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Summer Fellowship Exposes USD Undergraduate to Museum Field

Nick Kennedy smiles at the camera while sitting in front of a laptop and wearing headphones. USD sophomore Nick Kennedy is completing the majority of his 10-week fellowship at the Minnesota Historical Society at his home in Lawrence, Kansas.

VERMILLION, S.D. – Nick Kennedy, a history and Native American studies sophomore and Honors student at the University of South Dakota, is one of five undergraduate college students this summer participating remotely in the Native American Undergraduate Museum Fellowship at the Minnesota Historical Society located in St. Paul, Minnesota.

Kennedy is taking part in the fellowship from his home in Lawrence, Kansas, due to the pandemic. During the final week of the 10-week program, however, participants will gather at the Minnesota History Center. The fellowship includes three weeks of seminars and seven weeks of an internship at the historical society, and fellows must apply to the competitive program and be affiliated with an Indigenous community. Kennedy is affiliated with the Amskapi Pikuni (Blackfeet) and Salish-Kootenai (Flathead) tribes.

In the first three weeks of the fellowship, Kennedy participated in seminars that focused on the day-to-day workings of museums and the values and practices that inform public history, museum and tribal historic preservation institutions. Kennedy said the fellowship has exposed him to the museum field as well as to the historic and current state of Native American and museum relations.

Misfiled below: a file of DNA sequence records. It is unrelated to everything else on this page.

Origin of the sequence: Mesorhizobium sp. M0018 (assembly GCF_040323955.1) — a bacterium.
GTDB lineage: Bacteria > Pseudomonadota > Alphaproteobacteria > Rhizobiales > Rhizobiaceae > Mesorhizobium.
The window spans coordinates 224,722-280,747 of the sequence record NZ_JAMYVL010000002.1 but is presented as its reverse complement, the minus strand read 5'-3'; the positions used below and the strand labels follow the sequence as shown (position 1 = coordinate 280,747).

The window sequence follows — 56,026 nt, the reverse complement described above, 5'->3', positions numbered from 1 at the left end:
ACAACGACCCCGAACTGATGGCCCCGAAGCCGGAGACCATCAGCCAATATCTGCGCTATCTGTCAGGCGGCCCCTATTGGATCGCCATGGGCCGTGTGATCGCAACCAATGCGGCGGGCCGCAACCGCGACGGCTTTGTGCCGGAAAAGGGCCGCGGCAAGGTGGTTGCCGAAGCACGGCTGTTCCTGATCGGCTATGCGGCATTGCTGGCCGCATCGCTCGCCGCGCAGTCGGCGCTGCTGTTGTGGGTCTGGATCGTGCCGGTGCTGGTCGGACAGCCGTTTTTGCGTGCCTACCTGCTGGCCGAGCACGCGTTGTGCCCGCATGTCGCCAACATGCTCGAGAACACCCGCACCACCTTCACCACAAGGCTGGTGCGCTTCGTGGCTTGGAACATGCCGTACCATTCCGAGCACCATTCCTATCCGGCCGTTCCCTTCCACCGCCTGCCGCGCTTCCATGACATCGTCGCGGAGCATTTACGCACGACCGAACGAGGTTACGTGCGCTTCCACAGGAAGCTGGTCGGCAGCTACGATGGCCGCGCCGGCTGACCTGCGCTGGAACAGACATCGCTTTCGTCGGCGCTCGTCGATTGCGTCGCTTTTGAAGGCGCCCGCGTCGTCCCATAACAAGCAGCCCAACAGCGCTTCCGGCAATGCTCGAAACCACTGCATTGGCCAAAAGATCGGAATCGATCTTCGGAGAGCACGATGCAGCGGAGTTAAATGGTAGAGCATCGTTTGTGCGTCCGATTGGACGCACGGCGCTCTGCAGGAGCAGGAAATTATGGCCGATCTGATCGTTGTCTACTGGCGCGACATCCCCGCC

“The relationship between Native peoples and the museum world is definitely changing,” Kennedy said. For example, he and fellow participants heard from guest speakers such as Tribal Historic Preservation Officers who work on behalf of Native American tribes through the National Park Service to preserve Indigenous cultural and historical assets. “In the past, tribal communities and museums have had a bad relationship due to colonization and archaeologists digging up Native American remains and taking objects into their collections,” he said. “We learned that the Tribal Historic Preservation Officers and archaeologists are now working together more effectively.”

Kennedy also learned about the Native American Graves Protection and Repatriation Act, a federal law enacted in 1990 known as NAGPRA. This law identifies the criteria under which Native tribes could reclaim burial remains and objects deemed to have special sacred or cultural value. “Before this fellowship, I was interested in native representation in law, but I have extended my interest into the cultural aspects such as NAGPRA as well.”

In the seven-week internship portion of the program, Kennedy is working with society staff as a library research fellow, where one of his responsibilities is to update research guides for Native American collections at the museum. His fellowship ends in early August.

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